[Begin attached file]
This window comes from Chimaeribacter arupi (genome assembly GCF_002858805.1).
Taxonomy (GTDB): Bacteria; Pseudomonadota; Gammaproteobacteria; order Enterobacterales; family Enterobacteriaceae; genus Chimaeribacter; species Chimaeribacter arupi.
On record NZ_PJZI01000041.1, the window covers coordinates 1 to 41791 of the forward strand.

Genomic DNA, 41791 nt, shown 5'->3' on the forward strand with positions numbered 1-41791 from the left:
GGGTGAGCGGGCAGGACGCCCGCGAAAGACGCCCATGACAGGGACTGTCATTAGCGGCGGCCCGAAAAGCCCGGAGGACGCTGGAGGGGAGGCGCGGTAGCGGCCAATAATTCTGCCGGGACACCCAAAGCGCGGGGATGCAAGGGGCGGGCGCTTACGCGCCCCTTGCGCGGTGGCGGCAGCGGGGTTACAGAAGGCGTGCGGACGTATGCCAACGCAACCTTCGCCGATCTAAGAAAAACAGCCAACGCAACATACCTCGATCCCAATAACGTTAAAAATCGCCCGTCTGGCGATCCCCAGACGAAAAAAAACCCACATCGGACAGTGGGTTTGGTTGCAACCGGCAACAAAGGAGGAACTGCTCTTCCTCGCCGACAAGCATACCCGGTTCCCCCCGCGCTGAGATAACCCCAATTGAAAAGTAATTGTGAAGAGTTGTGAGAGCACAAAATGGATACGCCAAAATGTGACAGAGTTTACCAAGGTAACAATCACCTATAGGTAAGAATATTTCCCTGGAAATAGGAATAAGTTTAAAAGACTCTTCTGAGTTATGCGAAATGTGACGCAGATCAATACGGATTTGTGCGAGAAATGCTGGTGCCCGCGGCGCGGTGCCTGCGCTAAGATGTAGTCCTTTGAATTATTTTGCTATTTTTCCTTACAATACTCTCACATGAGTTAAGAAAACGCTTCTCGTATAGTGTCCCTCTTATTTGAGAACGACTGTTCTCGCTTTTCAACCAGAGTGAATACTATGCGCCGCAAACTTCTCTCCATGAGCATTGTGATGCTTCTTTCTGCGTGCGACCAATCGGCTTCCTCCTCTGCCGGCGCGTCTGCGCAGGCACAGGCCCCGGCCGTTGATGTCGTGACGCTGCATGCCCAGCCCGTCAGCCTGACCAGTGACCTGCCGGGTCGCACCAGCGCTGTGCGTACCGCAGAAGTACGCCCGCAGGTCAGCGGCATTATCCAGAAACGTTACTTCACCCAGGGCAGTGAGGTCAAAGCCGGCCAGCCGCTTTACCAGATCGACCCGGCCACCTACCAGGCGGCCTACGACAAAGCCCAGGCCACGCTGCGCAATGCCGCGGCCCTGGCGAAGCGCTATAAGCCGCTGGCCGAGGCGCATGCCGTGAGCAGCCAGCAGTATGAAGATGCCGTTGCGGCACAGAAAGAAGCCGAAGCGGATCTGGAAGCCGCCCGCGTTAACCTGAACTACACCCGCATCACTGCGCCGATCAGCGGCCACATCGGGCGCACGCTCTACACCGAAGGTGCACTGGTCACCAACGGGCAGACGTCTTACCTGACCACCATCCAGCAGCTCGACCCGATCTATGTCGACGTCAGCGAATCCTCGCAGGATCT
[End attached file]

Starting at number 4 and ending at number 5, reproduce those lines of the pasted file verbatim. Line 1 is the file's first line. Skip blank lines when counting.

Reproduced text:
Genomic DNA, 41791 nt, shown 5'->3' on the forward strand with positions numbered 1-41791 from the left:
GGGTGAGCGGGCAGGACGCCCGCGAAAGACGCCCATGACAGGGACTGTCATTAGCGGCGGCCCGAAAAGCCCGGAGGACGCTGGAGGGGAGGCGCGGTAGCGGCCAATAATTCTGCCGGGACACCCAAAGCGCGGGGATGCAAGGGGCGGGCGCTTACGCGCCCCTTGCGCGGTGGCGGCAGCGGGGTTACAGAAGGCGTGCGGACGTATGCCAACGCAACCTTCGCCGATCTAAGAAAAACAGCCAACGCAACATACCTCGATCCCAATAACGTTAAAAATCGCCCGTCTGGCGATCCCCAGACGAAAAAAAACCCACATCGGACAGTGGGTTTGGTTGCAACCGGCAACAAAGGAGGAACTGCTCTTCCTCGCCGACAAGCATACCCGGTTCCCCCCGCGCTGAGATAACCCCAATTGAAAAGTAATTGTGAAGAGTTGTGAGAGCACAAAATGGATACGCCAAAATGTGACAGAGTTTACCAAGGTAACAATCACCTATAGGTAAGAATATTTCCCTGGAAATAGGAATAAGTTTAAAAGACTCTTCTGAGTTATGCGAAATGTGACGCAGATCAATACGGATTTGTGCGAGAAATGCTGGTGCCCGCGGCGCGGTGCCTGCGCTAAGATGTAGTCCTTTGAATTATTTTGCTATTTTTCCTTACAATACTCTCACATGAGTTAAGAAAACGCTTCTCGTATAGTGTCCCTCTTATTTGAGAACGACTGTTCTCGCTTTTCAACCAGAGTGAATACTATGCGCCGCAAACTTCTCTCCATGAGCATTGTGATGCTTCTTTCTGCGTGCGACCAATCGGCTTCCTCCTCTGCCGGCGCGTCTGCGCAGGCACAGGCCCCGGCCGTTGATGTCGTGACGCTGCATGCCCAGCCCGTCAGCCTGACCAGTGACCTGCCGGGTCGCACCAGCGCTGTGCGTACCGCAGAAGTACGCCCGCAGGTCAGCGGCATTATCCAGAAACGTTACTTCACCCAGGGCAGTGAGGTCAAAGCCGGCCAGCCGCTTTACCAGATCGACCCGGCCACCTACCAGGCGGCCTACGACAAAGCCCAGGCCACGCTGCGCAATGCCGCGGCCCTGGCGAAGCGCTATAAGCCGCTGGCCGAGGCGCATGCCGTGAGCAGCCAGCAGTATGAAGATGCCGTTGCGGCACAGAAAGAAGCCGAAGCGGATCTGGAAGCCGCCCGCGTTAACCTGAACTACACCCGCATCACTGCGCCGATCAGCGGCCACATCGGGCGCACGCTCTACACCGAAGGTGCACTGGTCACCAACGGGCAGACGTCTTACCTGACCACCATCCAGCAGCTCGACCCGATCTATGTCGACGTCAGCGAATCCTCGCAGGATCT